O Poet! Words upon words you pile,
Day and night, now stop awhile
To ponder – as you heighten your verbiage
Towering without bondage –
In endless structural craze
Non-stop its audacity all to amaze.
Oblivious you are of halt’s finality
That there is your art’s liberty;
That only in the temple of speech
Will take seat the non-vocal deity
The final message in heavenly tranquility
Will dawn as you beseech.
Keep room for silence enormous
As your store you amass
To build your inane Himalayan tower
A blockade to heaven’s nectarous shower.
To heaping insanity if you will stick,
The yield is a burden without frolic.
When due, if it declines to pause
Building nests ceaseless will be the cause
To cripple the might
Of the bird’s wings for his final flight.
As the dusk does fall
In the shade less luminous hall
For day’s verbosity
Signaling peace of eternity;
Arrives the time for utter drain out
For night’s deepest joy after long bout.
Your lute with hundred string
Dance of delight it brings
In ceaseless stir –
Let behind the curtain it pass far
There for the solitude
With music absolute.
Streams of utter emotion
Be lost in un-divulged ocean.
Original: Poem no: 18 of the book ‘Patraput’ by Rabindranath Tagore written in 1937.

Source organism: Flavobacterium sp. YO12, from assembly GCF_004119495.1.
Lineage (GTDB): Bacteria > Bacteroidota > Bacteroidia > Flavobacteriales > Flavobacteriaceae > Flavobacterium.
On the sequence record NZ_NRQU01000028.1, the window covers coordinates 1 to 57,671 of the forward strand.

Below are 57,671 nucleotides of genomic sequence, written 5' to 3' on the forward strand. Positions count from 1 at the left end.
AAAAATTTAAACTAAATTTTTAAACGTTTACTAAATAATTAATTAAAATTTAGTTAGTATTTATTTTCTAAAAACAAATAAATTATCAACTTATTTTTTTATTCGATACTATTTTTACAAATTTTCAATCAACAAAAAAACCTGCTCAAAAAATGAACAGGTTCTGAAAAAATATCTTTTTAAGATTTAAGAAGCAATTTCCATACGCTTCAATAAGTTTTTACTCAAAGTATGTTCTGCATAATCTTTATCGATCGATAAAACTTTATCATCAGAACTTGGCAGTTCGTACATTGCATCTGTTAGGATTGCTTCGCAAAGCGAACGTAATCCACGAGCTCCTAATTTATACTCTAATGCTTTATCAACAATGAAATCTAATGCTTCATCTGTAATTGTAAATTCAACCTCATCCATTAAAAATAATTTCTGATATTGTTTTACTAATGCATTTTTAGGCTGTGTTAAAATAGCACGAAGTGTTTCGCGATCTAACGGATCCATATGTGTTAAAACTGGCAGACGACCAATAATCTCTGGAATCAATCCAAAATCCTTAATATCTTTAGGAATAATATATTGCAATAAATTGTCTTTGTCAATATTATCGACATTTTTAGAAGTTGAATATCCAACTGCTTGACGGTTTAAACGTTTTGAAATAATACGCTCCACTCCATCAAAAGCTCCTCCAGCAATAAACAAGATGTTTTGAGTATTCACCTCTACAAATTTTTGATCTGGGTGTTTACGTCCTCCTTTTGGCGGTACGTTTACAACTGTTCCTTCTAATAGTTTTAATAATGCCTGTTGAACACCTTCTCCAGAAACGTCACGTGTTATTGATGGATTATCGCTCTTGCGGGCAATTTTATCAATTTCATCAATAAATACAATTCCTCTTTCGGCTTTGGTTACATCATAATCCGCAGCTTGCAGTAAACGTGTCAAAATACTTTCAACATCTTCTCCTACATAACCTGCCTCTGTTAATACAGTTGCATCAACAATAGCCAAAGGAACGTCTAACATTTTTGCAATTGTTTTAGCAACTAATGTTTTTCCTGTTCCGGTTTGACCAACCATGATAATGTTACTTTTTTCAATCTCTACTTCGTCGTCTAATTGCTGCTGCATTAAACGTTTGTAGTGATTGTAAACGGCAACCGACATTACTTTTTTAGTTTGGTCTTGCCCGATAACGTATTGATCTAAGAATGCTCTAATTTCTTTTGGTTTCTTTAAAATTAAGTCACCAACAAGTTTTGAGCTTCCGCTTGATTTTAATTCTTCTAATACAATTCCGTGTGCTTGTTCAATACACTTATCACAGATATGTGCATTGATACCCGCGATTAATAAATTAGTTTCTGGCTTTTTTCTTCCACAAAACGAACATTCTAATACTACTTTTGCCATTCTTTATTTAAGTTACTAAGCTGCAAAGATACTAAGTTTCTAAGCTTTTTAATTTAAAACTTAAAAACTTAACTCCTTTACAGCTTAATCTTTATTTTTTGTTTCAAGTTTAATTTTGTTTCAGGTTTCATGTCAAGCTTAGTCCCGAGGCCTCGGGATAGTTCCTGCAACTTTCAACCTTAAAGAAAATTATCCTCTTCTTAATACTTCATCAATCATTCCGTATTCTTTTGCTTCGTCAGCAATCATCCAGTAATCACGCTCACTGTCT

Tagore left for us a ocean of literature in which the highest aesthetic qualities and deepest philosophical/spiritual/emotional perceptions run through. His songs, possibly more endowed with such qualities numbering about 2500, though only a small fraction of his vast work, is unparallel-ed in the history of literature and music. Like me, who are not voracious readers, neither have time for such hobby amidst their daily chores, or so they think, can at best pick up pebbles at the shore of this ocean. Yet, that alone can exalt them to a great height of these perceptions where volumes of other leading literatures fail. To audience a Rabindrasangeet (Tagore’s song) and/or his poem at once makes us conscious about our awful limitations in these top level faculties while gaining a momentary passage to these during their recitals. One may appreciate the claim that only Tagore could pen the above poem of all the scribes in the literary history.